Back in 1991, Southern Nevada saw 11,146 homes built, a number that shot up to 19,784 in 1996 and 21,162 in 1999. The record year for new home builds appears to have been 2006 when 36,000 homes were constructed heading into the Great Recession, a number that dropped all the way to 3,894 by 2011. The market then crawled back to normal by 2018 when 11,050 homes were built.

The pace of homebuilding across the entire country has yet to return to building levels seen before 2008, and this lack of new supply coupled with high interest rates and a locked housing market is now coming to a head across the nation, said Redfin’s chief economist Daryl Fairweather.

“This is definitely the main story of the housing market, the lack of affordable housing and the challenges such as demand outpacing supply and challenges in getting supply online when it comes to acquiring land or construction approval from the government,” she said. “And what continues to be a problem is there is a lack of support for building dense housing where people actually want to live, so homes in really desirable cities with plenty of jobs.”

Unlocking land

Dr. Mae Worthey-Thomas, deputy administrator for the Nevada Housing Division, said the entire country has been dealing with an overall housing shortage for years and the issue of affordable units is a “complex” one. The federal Bureau of Land Management owns approximately 67 percent of the state, or 48 million acres. In Clark County the BLM owns 2.9 million acres of the entire county’s 5.1 million acres.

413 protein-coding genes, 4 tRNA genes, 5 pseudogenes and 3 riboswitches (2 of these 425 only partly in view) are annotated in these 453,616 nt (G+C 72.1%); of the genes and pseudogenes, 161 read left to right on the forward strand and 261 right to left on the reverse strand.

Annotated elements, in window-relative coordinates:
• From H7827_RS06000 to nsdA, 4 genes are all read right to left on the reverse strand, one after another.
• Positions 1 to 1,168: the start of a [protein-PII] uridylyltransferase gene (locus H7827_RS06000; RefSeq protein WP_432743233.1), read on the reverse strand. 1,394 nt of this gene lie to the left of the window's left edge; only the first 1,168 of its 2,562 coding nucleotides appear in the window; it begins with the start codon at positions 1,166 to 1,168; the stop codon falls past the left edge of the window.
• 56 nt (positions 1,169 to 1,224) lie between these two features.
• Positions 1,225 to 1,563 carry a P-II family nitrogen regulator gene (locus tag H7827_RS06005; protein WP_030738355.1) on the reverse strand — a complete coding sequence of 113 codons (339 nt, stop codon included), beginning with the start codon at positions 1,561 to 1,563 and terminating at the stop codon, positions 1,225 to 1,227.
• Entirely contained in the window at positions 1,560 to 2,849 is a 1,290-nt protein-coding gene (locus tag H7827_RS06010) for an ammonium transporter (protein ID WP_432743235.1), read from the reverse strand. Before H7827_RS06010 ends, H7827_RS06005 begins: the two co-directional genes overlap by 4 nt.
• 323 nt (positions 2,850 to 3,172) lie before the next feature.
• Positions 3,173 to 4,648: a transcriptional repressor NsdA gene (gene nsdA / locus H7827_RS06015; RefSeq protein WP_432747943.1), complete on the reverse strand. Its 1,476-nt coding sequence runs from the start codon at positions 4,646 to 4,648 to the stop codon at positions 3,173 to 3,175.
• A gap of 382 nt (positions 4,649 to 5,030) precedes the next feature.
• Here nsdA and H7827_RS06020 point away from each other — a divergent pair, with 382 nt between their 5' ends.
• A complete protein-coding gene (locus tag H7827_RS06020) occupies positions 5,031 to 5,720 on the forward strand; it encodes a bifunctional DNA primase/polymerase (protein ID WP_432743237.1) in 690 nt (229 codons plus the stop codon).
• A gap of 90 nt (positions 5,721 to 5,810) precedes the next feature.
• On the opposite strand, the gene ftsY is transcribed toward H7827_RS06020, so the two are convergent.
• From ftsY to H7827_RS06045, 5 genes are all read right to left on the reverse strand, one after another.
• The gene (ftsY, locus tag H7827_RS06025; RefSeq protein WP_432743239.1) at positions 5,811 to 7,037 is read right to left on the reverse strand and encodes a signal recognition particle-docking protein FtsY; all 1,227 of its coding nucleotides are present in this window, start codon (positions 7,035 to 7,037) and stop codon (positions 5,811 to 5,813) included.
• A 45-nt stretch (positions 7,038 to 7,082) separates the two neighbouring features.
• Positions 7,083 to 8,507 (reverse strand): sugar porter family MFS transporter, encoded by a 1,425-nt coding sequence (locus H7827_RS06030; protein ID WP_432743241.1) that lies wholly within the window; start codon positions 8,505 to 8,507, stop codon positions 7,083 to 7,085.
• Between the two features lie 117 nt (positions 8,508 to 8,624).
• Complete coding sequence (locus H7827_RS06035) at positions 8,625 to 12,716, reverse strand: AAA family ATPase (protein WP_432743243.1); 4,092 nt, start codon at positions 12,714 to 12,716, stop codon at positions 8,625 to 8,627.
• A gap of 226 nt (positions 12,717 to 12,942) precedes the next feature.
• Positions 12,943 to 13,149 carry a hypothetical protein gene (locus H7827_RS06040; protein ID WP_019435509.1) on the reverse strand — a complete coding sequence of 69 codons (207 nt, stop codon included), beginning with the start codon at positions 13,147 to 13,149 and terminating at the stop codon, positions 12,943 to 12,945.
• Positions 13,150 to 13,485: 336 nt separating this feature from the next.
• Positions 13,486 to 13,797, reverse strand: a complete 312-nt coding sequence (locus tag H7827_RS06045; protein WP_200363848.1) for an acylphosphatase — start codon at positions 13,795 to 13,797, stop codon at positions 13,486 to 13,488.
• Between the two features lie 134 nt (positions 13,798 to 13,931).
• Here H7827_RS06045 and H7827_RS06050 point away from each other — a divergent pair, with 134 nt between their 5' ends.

The U.S. Department of Housing and Urban Development announced in August it had signed a memorandum of understanding to make public lands available for $100 an acre for the construction of affordable housing in Southern Nevada. Worthey-Thomas said this is one of the fronts in the fight, accessing land for affordable housing projects.

“Southern jurisdictions (in Nevada) and a few key developers have worked diligently with BLM and HUD the past few years to bring as much efficiency to the process within the confines of the current laws to make land available at a significant discount in exchange for the commitment to build income and rent-restricted housing that is affordable to low income Nevadans,” she said in an email response to the Las Vegas Review-Journal. “It is still not perfect, but it is better. There are efforts at the federal level by our Congressional delegates to increase the amount of acreage available with a prioritization for affordable housing.”

Clark County kicked off its “Welcome Home” initiative in 2022, the county’s first community housing fund, approving more than $100 million to support the construction and rehabilitation of affordable rental units, and since its inception, Welcome Home has pumped $170 million into trying to help solve the issue.

The private sector has also been trying to help as Bank of America recently gave $383,000 in grants to six local nonprofits in the Las Vegas Valley which help with issues such as homeownership education and affordable housing. Clark County estimates for extremely low-income households there are 14 affordable rental units per 100 homes in Clark County, which is the second fewest among all counties in the nation, according to the National Low Income Housing Coalition.

Cleveland said if he had a magic wand to fix affordable housing, the first thing he would do is change the details around funding, so the rolling average of affordable units can catch up and knock down that 83,000 number over time, instead of let it grow.

“I would change the way the state funds affordable housing,” he said. “I think that’s the biggest first step they can take is there has to be a clause in there that affordable housing stays affordable in perpetuity.”

Contact Patrick Blennerhassett at pblennerhassett@reviewjournal.com.